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Darwin-L Message Log 8:57 (April 1994)

Academic Discussion on the History and Theory of the Historical Sciences

This is one message from the Archives of Darwin-L (1993–1997), a professional discussion group on the history and theory of the historical sciences.

Note: Additional publications on evolution and the historical sciences by the Darwin-L list owner are available on SSRN.


<8:57>From ALVARD@DICKINSON.EDU  Sun Apr 17 15:11:22 1994

Date: Sun, 17 Apr 94 16:11:12 est
From: Michael Alvard <ALVARD@dickinson.edu>
To: DARWIN-L@ukanaix.cc.ukans.edu
Subject: mating

I lost Kim Sterelny's posting in response to mine, but to summarize s/he
said:

  1.  Short-term matings are not always so low-cost especially in the social
  environments where humans evolved.

  2. A male chimp ignoring an adolescent female's solicitation may have more
  to do with the chances of the female raising the offspring to independence.

I agree with both statements, in general,  but only have time to respond to
the first; perhaps someone else can discuss the second.

Short-term matings are low cost *relative* to long-term matings, thus males
should be more choosy for the latter.  I do agree, however, that the social
costs to a philandering male *could be* quite high (retaliation and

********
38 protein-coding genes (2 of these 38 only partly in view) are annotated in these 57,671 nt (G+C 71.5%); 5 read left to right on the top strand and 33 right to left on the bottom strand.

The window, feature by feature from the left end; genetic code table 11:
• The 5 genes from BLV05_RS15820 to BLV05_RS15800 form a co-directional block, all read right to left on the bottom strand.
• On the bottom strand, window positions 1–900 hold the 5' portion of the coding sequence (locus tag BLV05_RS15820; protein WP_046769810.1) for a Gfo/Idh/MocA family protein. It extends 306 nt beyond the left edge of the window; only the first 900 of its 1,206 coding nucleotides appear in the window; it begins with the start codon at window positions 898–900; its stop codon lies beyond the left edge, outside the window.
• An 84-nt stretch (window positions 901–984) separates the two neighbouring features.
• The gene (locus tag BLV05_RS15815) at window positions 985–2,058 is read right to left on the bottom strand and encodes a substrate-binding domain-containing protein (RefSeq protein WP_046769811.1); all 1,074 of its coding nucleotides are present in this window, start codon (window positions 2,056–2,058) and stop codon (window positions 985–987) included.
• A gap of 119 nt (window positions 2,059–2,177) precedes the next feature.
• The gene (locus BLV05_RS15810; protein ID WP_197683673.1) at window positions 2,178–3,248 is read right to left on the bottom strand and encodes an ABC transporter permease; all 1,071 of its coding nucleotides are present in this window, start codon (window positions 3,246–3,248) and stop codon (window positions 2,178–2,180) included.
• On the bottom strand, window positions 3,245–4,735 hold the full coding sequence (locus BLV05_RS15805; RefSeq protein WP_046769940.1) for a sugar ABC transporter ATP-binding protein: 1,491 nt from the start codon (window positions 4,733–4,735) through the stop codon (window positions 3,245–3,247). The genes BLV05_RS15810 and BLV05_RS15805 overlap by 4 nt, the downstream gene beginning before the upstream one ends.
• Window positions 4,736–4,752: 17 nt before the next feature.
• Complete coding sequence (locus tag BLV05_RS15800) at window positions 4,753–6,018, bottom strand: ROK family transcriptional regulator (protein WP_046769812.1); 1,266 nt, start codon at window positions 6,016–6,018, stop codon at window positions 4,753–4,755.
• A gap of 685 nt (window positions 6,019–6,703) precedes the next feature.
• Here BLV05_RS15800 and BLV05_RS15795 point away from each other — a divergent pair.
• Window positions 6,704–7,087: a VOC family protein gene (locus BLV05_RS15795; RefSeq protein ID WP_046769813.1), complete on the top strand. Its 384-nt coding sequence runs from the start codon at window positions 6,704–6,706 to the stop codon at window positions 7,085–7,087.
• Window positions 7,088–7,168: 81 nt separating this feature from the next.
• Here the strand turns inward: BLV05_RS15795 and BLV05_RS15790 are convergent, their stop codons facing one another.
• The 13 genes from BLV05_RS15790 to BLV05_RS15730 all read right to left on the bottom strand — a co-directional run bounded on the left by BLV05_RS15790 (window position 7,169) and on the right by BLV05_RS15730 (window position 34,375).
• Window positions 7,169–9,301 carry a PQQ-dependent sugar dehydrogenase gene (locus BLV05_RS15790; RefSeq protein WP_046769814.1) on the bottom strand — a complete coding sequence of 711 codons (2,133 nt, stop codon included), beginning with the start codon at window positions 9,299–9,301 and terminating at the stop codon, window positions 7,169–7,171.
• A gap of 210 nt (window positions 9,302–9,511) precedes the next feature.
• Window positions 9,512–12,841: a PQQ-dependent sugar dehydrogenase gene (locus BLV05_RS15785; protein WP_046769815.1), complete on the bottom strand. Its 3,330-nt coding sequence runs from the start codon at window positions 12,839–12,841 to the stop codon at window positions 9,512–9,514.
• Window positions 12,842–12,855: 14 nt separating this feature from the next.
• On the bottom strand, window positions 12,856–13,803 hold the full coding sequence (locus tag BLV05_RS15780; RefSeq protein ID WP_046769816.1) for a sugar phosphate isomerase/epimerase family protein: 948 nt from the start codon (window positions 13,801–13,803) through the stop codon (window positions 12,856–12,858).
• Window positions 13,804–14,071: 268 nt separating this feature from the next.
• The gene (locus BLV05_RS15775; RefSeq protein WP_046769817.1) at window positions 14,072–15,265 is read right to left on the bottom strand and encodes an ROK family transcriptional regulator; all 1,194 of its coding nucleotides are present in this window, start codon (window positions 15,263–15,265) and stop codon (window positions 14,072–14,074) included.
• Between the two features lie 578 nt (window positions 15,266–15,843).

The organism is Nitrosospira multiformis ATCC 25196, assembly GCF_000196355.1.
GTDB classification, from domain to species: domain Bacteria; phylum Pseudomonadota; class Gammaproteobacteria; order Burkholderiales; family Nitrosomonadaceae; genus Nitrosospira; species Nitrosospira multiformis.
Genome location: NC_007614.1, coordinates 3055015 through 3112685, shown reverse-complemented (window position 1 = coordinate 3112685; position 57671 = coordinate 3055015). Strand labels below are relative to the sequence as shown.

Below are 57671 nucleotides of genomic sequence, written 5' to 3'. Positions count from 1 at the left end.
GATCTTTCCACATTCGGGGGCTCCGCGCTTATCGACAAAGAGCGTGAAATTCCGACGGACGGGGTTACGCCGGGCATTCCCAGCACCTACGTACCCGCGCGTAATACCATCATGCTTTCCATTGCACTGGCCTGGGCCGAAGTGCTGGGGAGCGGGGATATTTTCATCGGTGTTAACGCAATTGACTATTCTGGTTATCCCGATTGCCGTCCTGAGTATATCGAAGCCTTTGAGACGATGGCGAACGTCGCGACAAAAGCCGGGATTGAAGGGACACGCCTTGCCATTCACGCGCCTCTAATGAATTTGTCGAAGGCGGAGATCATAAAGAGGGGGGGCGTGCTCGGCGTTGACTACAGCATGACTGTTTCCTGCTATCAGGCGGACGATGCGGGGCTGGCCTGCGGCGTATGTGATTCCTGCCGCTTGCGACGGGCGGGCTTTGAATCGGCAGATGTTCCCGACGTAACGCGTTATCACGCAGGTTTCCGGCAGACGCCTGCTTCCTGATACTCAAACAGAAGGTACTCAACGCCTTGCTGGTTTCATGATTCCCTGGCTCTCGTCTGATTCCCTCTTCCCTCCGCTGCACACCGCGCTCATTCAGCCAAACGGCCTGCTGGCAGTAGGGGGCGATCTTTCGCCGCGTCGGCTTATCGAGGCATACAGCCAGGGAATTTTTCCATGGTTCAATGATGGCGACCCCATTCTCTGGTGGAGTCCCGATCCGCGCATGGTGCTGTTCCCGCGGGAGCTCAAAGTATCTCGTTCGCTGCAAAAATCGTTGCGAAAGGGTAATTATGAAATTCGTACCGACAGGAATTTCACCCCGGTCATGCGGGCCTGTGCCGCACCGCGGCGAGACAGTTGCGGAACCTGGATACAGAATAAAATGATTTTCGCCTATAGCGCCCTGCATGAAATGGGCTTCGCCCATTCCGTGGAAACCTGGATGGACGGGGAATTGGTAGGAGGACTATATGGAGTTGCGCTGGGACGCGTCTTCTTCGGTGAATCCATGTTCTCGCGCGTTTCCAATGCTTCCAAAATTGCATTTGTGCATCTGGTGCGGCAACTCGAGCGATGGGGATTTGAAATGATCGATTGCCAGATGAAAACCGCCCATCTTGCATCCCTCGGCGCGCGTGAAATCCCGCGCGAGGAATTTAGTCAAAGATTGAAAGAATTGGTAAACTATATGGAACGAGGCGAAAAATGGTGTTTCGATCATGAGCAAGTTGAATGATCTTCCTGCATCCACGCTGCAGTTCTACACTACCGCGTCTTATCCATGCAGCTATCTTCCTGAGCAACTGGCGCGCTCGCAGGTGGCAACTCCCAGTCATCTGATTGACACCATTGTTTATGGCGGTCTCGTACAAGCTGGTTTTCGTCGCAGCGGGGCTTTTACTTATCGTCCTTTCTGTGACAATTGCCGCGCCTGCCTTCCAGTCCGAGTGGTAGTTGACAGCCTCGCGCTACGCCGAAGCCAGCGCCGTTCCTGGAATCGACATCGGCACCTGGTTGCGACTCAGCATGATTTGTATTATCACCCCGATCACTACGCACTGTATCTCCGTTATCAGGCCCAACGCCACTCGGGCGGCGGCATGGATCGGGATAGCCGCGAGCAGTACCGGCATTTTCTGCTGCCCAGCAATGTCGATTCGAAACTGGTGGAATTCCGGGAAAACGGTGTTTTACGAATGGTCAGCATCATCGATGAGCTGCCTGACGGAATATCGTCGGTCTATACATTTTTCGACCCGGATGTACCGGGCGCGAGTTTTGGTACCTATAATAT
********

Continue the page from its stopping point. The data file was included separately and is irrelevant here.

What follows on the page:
withdrawal of cooperation, as Sterelny said). But this is not necessarily
so. In the paleocommunities Sterelny invisions, within-group cooperation
could be so important that depending on the contributions of the philandering
male to general subsistence, his short-term adventures with one's wife, or
daughter, or sister might be tolerated. There is anecdotal evidence to
support this.  Among the Mehinaku, a native South American group studied by
Thomas Gregor, extra-marital sex is common, and tolerated as long as it is
kept discrete.  Gregor  determined that husbands often knew their wives were
fooling around, but did not confront the man because often he was a friend,
or relative.  To bring it into the open would have caused social chaos and
the possible loss of an economic or social ally.

On the other side of the coin is the situation with the Yanomamo (another
Amazonian group), where murder and warfare over infidelity is a common cause
of death for males. Short-term matings can be quite costly.  Even among the
Yanomamo, however, close friends and males relatives (brothers and cousins)
often share females.  My guess is that the response of the cuckold depends on
the identity  of the transgresor.

Michael Alvard, Ph.D.				Tel: (717) 245-1902
Department of Anthropology			FAX: (717) 245-1479
Dickinson College				E-mail: Alvard@Dickinson.edu
Carlisle, PA  17013

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